Mechanisms by which bis(maltolato)oxovanadium(IV) normalizes phosphoenolpyruvate carboxykinase and glucose-6-phosphatase expression in streptozotocin-diabetic rats in vivo
Vanadium treatment normalizes plasma glucose levels in streptozotocin-diabetic rats in vivo, but the mechanism(s) involved are still unclear. Here, we tested the hypothesis that the in vivo effects of vanadium are mediated by changes in gluconeogenesis. Diabetic rats were treated with bis(maltolato)oxovanadium(IV) (BMOV) in the drinking water (0.75-1 mg/ml, 4 wk) or, for comparison, with insulin implants (4 U/d) for the final week of study. As with insulin, BMOV lowered plasma glucose and normalized phosphoenolpyruvate carboxykinase (PEPCK) and glucose-6-phosphatase (G-6-Pase) mRNA in the liver and kidney of diabetic rats. To determine the importance of reducing hyperglycemia per se, diabetic rats were treated either with a single ED dose of BMOV (0.1 mmol/kg, ip) or with phlorizin (900 mg/kg·d, 5 d). BMOV rapidly restored PEPCK and G-6-Pase mRNA and normalized plasma glucose in responsive (50%) diabetic rats but had no effect on the nonresponsive hyperglycemic rats. Phlorizin corrected plasma glucose but had no effect on PEPCK mRNA and only partially normalized G-6-Pase mRNA. In conclusion, 1) BMOV inhibits PEPCK mRNA expression and activity by rapid mechanisms that are not reproduced simply by correction of hyperglycemia; and 2) BMOV inhibits G-6-Pase expression by complex mechanisms that depend, in part, on correction of hyperglycemia. 50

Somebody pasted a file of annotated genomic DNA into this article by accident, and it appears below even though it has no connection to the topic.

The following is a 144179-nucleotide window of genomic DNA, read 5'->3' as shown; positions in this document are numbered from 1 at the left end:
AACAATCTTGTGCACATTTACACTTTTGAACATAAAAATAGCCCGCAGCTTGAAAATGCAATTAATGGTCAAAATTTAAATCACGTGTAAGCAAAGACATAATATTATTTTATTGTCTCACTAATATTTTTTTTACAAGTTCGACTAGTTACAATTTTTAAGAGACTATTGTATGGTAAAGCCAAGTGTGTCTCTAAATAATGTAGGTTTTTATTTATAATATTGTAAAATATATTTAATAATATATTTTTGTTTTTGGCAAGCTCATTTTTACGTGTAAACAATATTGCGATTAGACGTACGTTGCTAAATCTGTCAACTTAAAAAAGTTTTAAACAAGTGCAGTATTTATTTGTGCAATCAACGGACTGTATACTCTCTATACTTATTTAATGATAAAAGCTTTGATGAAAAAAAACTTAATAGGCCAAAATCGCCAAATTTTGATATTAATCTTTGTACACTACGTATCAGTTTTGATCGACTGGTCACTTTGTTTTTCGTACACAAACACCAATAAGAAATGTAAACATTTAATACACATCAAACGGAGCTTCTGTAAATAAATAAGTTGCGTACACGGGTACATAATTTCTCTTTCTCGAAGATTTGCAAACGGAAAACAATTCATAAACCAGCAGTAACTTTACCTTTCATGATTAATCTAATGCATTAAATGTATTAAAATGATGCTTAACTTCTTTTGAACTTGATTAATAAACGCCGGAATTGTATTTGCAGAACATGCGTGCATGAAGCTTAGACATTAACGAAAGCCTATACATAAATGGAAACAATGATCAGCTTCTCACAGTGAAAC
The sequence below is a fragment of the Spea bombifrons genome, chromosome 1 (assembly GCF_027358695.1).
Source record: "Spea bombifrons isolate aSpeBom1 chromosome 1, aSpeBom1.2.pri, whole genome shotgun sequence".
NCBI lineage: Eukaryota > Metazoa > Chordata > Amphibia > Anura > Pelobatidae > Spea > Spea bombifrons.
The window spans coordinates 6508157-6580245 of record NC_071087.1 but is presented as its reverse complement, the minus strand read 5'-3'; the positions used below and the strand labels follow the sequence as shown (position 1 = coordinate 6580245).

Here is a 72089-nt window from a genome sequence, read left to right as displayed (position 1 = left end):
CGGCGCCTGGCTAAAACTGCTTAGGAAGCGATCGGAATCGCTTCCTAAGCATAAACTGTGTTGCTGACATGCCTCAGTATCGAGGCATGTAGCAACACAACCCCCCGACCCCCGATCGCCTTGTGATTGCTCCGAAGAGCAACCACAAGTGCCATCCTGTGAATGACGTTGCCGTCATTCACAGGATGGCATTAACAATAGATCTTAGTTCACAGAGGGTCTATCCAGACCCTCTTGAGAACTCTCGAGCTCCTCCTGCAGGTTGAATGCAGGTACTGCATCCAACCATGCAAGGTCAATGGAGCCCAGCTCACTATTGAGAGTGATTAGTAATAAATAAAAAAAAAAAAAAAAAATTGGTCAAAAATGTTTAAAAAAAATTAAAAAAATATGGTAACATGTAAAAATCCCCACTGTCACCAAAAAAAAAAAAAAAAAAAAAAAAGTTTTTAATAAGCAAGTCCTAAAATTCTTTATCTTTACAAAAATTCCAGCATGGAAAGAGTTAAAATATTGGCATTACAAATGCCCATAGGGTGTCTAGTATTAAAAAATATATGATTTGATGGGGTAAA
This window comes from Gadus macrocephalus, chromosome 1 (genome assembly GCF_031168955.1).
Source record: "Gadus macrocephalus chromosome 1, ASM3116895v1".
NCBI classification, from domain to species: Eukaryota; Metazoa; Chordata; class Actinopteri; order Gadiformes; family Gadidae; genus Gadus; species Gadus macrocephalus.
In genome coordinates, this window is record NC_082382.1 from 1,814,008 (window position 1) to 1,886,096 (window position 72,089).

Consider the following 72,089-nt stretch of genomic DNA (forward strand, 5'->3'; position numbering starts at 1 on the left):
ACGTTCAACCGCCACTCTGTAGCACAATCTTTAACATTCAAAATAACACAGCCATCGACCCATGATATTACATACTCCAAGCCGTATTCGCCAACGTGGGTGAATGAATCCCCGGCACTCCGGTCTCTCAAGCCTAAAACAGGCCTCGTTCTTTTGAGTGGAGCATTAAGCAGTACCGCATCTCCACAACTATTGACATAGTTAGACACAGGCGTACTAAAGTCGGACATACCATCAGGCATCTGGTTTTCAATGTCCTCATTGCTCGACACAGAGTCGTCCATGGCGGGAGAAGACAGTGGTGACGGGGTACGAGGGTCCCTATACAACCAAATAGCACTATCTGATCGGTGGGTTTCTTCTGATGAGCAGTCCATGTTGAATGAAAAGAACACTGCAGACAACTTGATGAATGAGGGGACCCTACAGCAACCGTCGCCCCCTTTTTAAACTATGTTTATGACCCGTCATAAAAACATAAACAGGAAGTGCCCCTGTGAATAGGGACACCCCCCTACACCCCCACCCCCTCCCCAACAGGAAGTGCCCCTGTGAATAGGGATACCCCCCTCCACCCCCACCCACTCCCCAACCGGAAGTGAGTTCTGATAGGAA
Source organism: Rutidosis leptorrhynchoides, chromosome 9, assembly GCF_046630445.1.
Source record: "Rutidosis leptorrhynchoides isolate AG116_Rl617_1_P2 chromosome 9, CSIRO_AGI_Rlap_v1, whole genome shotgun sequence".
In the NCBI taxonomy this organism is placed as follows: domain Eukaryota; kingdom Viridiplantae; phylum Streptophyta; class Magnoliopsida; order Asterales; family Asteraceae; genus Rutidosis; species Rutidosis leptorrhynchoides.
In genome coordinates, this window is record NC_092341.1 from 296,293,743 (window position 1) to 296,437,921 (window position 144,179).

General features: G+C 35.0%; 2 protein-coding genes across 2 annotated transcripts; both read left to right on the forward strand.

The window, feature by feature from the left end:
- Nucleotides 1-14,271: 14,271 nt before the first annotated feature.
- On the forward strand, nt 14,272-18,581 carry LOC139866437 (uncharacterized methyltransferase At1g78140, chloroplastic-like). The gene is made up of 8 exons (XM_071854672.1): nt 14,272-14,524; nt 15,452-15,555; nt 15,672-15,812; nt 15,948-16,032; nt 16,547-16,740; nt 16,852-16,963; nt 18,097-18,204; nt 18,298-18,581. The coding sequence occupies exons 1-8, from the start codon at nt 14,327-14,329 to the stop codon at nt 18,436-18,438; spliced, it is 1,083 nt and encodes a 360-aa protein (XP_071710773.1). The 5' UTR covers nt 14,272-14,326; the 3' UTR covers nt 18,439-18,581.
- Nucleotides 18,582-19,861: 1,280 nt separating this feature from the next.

Brownsey, R. W.,
McNeill, J. H.
Mechanisms by which bis(maltolato)oxovanadium(IV) normalizes phosphoenolpyruvate carboxykinase and glucose-6-phosphatase expression in streptozotocin-diabetic rats in vivo.
Endocrinology, 143(12), 4636–4645.